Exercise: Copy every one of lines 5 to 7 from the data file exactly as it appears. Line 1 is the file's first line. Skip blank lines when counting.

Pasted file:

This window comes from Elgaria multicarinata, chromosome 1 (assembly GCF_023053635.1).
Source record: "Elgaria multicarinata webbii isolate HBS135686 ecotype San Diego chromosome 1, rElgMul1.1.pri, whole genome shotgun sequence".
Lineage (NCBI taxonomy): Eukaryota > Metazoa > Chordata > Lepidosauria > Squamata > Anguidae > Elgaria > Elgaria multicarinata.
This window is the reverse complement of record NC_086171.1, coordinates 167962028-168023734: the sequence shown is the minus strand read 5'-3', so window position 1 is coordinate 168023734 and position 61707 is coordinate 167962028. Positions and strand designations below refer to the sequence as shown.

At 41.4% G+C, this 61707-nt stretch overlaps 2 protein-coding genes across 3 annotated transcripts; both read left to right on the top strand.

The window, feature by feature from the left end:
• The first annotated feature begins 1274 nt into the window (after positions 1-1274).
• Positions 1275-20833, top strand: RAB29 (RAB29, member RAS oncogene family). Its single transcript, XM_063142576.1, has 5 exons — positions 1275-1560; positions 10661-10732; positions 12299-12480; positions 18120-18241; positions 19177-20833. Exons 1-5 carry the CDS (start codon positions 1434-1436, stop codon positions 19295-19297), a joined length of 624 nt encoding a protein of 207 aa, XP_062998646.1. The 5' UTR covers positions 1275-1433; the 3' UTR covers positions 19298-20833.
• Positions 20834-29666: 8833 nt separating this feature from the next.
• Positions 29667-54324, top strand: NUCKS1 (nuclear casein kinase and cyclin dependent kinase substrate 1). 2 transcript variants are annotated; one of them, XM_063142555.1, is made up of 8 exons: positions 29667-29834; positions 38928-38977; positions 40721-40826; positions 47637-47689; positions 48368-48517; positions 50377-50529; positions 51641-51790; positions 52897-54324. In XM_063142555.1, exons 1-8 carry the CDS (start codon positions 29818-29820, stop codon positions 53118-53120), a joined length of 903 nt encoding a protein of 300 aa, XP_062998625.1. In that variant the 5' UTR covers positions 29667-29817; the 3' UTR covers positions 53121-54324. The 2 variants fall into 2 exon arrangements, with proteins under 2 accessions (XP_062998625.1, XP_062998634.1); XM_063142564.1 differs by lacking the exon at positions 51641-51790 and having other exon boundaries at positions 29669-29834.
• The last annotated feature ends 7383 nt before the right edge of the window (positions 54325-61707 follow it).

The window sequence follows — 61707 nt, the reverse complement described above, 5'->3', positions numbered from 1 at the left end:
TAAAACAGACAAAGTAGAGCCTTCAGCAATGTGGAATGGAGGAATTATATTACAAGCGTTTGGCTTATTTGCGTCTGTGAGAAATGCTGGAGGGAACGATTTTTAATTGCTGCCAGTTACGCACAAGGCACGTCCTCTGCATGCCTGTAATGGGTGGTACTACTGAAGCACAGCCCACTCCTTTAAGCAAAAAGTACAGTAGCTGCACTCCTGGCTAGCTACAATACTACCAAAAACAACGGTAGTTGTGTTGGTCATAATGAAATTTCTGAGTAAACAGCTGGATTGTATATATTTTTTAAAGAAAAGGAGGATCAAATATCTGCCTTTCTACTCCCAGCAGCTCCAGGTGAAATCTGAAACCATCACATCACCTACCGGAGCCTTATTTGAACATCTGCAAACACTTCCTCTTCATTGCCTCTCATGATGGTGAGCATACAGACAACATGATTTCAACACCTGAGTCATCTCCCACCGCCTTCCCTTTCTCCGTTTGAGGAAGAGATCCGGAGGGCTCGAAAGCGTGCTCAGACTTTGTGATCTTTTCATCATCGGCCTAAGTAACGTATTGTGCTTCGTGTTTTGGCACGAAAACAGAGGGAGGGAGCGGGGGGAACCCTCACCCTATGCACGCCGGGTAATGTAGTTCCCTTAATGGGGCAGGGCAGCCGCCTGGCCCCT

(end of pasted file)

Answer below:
At 41.4% G+C, this 61707-nt stretch overlaps 2 protein-coding genes across 3 annotated transcripts; both read left to right on the top strand.

The window, feature by feature from the left end:
• The first annotated feature begins 1274 nt into the window (after positions 1-1274).